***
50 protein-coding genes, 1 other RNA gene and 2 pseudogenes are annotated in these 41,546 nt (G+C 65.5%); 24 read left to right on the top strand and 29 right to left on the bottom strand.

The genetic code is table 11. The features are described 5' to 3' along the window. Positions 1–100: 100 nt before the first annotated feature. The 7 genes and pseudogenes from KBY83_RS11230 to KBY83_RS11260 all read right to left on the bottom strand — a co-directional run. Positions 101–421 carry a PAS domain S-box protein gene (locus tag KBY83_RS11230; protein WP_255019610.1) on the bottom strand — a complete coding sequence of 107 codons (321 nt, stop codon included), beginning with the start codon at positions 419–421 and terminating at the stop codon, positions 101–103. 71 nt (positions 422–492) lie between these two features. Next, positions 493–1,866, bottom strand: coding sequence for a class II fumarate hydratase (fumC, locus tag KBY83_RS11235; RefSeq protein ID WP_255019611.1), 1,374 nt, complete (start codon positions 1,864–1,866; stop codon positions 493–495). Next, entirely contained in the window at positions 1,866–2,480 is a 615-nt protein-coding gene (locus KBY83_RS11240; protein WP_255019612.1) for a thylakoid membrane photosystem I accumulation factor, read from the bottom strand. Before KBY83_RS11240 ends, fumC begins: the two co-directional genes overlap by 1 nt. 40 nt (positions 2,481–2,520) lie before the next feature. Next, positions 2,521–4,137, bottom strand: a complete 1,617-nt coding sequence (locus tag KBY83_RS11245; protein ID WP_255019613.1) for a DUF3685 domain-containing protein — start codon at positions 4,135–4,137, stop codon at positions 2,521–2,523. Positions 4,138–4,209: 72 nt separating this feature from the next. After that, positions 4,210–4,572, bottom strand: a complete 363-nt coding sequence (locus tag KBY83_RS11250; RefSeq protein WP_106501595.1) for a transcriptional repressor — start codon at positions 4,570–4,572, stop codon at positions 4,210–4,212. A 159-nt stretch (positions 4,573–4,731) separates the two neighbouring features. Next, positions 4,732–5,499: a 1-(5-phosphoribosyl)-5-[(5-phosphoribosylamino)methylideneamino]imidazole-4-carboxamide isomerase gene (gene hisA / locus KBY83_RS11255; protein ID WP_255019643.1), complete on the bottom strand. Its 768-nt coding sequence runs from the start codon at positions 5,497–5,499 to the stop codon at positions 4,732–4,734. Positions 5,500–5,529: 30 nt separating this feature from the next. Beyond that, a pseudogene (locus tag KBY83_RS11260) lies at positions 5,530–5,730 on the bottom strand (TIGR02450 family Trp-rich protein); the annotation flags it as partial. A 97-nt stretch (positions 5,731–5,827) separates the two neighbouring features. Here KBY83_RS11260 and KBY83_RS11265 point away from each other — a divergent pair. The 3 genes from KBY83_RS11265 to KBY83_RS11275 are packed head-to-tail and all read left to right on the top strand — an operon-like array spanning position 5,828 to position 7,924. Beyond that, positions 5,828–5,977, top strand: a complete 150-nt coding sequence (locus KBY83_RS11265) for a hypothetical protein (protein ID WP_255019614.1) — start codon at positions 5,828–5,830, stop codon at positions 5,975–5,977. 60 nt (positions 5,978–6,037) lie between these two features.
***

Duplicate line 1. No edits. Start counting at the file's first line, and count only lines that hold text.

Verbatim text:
50 protein-coding genes, 1 other RNA gene and 2 pseudogenes are annotated in these 41,546 nt (G+C 65.5%); 24 read left to right on the top strand and 29 right to left on the bottom strand.